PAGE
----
|Publication number||US4468080 A|
|Application number||US 06/275,934|
|Publication date||Aug 28, 1984|
|Filing date||Jun 22, 1981|
|Priority date||Jun 22, 1981|
|Also published as||CA1174315A, CA1174315A1, EP0070091A1|
|Publication number||06275934, 275934, US 4468080 A, US 4468080A, US-A-4468080, US4468080 A, US4468080A|
|Inventors||Michael K. Van Brunt|
|Original Assignee||Automation Industries, Inc.|
|Export Citation||BiBTeX, EndNote, RefMan|
|Patent Citations (5), Referenced by (5), Classifications (12), Legal Events (7)|
|External Links: USPTO, USPTO Assignment, Espacenet|
The present invention relates generally to plug and receptacle electrical connectors and, more particularly, to means for providing a cable shield termination at the connector to prevent radio frequency and electromagnetic pollution.
A well-known highly successful form of electrical connector has plug and receptable parts which can be joined together to interconnect a plurality of cable wires via mating pins and sockets in the respective parts. The cable wires typically have a shield for grounding at both cable ends to prevent electromagnetic and radio frequency interference from outside sources, with adjacent elective equipment and cross-interference with other cable wires.
The cable termination means of this invention includes a metal plate which can be fit into the open cable-receiving end of a connector plug or receptacle. The plate has a plurality of openings into which one or more hollow metal tubes are received and conductively secured to the plate. One or more insulated cable wires are located within a grounded sheath or shield, an end portion of which is peeled back preliminary to the insulated wire/s being passed through one of the tubes and connected to the appropriate connector contact, either pin or socket contact as the case may be. Other cable wires within a grounded shield may be passed through other tubes, as needed.
The peeled-back end portion of each shield is unfolded as a sleeve over the outer end portion of the tube. A ring of solder may be used to affix the shield and tube together, both mechanically and electrically. Optionally, an aluminum ring may be clamped over the shield sleeve by a so-called cryo ring through which an electric current is passed. As a still further shield connection technique, an oversized ferrule was crimped by the use of a suitable tool down onto the shield.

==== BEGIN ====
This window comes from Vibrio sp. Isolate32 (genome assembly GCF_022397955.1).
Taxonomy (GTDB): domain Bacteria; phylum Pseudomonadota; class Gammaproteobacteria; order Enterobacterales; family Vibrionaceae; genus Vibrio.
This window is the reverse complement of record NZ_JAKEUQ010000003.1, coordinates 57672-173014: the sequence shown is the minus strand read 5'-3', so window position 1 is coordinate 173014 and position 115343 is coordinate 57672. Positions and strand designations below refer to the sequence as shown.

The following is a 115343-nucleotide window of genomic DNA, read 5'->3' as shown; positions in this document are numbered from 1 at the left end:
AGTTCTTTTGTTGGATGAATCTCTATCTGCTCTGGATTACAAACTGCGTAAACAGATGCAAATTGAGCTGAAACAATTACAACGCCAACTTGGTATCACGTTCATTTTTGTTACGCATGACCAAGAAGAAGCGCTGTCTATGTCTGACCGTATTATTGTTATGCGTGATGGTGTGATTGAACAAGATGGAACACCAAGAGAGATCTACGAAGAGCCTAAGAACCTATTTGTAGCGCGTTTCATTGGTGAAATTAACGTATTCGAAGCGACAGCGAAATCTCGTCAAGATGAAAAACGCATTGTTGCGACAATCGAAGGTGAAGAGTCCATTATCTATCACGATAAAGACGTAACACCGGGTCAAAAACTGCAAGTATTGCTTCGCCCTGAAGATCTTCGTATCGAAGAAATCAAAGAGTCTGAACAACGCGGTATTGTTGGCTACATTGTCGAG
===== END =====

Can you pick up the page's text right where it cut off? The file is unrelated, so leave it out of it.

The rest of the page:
An elongated tapered cylindrical adapter has one end of a diameter enabling fitting receipt onto the connector open end, a recessed shoulder for engaging edge portions of the connection plate to secure it in place. When so positioned the adapter is secured to the connector part.
FIG. 1 is a sectional, elevational view through a connector part end and cable shield termination means of the invention.
FIG. 2 is an enlarged sectional, partially fragmentary, view of an alternate form of shield connection.
FIG. 3 depicts yet another form of shield connection.
With reference now to the drawing and particularly FIG. 1, an electric connector part with which the present invention is most advantageously used, is identified generally as at 10. It is seen to include a hollow, generally cylindrical metal connector shell 11 within the bore of which is located an insulative rubber or plastic insert 12. A plurality of openings 13 in the insert extend parallel to the shell cylindrical axis and include connector pin contacts 14 (or socket contacts, as the case may be) to which cable wires 15 are secured (e.g., by crimping). The complete connector has two parts, a plug and a receptacle, which are quickly and releasably joined together to effect connection between the various paired sets of cable wires. The connector shell 11 is conventionally constructed of high-quality aluminum plated with a suitable fusible metal or alloy to prevent undesirable oxidation and corrosion.
Each cable wire 15 typically includes one or more conductors encapsulated within an insulative material. Preferably a plurality of cable wires 15 are contained within an outer braided metallic shield or sheath 16.
The shield 16 electrically and magnetically isolates the enclosed cable wires 15 from external equipment and influences. That is, external equipment is isolated by the shield from any radio frequency or electromagnetic interference that may be generated at the enclosed cable wires. In turn, the shield acts to prevent the enclosed cable wires from being actively influenced by externally located sources of electromagnetic interference, radio frequency interference, and electromagnetic pulse interference (i.e., from a nuclear explosion). To be effective the shield must be securely affixed to the connector part 10.
With reference now specifically to FIG. 1, the shield termination means identified generally by the numeral 17 is seen to include a circular plate 18 which fits into and covers the connector part shell 11 end. More particularly, the inner open end wall of connector shell 11 is removed to provide a continuous should 19 against which the plate 18 abuts. When so positioned the outer major surface of plate 18 extends outwardly of the end of shell 11 for a purpose to be described. The plate has a plurality of openings 20 formed therein substantially aligned with certain insert openings 13. Although other materials may be found satisfactory, it is preferred that the plate 18 be constructed of aluminum coated with a suitable corrosion resistant metal or fusible alloy.